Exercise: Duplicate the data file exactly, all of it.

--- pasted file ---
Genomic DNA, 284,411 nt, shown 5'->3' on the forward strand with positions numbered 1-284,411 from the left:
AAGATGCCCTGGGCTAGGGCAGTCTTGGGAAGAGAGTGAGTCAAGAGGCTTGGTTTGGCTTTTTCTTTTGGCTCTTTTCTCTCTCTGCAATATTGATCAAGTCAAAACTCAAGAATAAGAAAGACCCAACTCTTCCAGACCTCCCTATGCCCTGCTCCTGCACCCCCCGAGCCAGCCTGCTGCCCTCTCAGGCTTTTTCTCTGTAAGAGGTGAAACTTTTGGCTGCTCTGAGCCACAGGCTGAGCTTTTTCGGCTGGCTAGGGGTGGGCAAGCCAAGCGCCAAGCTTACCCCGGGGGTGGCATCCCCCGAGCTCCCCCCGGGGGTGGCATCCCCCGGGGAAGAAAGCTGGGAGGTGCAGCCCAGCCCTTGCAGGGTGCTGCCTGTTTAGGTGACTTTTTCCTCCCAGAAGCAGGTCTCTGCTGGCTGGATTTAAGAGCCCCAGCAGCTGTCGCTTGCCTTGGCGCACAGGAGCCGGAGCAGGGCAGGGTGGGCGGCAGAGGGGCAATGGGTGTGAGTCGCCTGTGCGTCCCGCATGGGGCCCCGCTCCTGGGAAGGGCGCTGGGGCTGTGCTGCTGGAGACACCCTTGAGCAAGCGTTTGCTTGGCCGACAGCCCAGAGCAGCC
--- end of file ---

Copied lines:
Genomic DNA, 284,411 nt, shown 5'->3' on the forward strand with positions numbered 1-284,411 from the left:
AAGATGCCCTGGGCTAGGGCAGTCTTGGGAAGAGAGTGAGTCAAGAGGCTTGGTTTGGCTTTTTCTTTTGGCTCTTTTCTCTCTCTGCAATATTGATCAAGTCAAAACTCAAGAATAAGAAAGACCCAACTCTTCCAGACCTCCCTATGCCCTGCTCCTGCACCCCCCGAGCCAGCCTGCTGCCCTCTCAGGCTTTTTCTCTGTAAGAGGTGAAACTTTTGGCTGCTCTGAGCCACAGGCTGAGCTTTTTCGGCTGGCTAGGGGTGGGCAAGCCAAGCGCCAAGCTTACCCCGGGGGTGGCATCCCCCGAGCTCCCCCCGGGGGTGGCATCCCCCGGGGAAGAAAGCTGGGAGGTGCAGCCCAGCCCTTGCAGGGTGCTGCCTGTTTAGGTGACTTTTTCCTCCCAGAAGCAGGTCTCTGCTGGCTGGATTTAAGAGCCCCAGCAGCTGTCGCTTGCCTTGGCGCACAGGAGCCGGAGCAGGGCAGGGTGGGCGGCAGAGGGGCAATGGGTGTGAGTCGCCTGTGCGTCCCGCATGGGGCCCCGCTCCTGGGAAGGGCGCTGGGGCTGTGCTGCTGGAGACACCCTTGAGCAAGCGTTTGCTTGGCCGACAGCCCAGAGCAGCC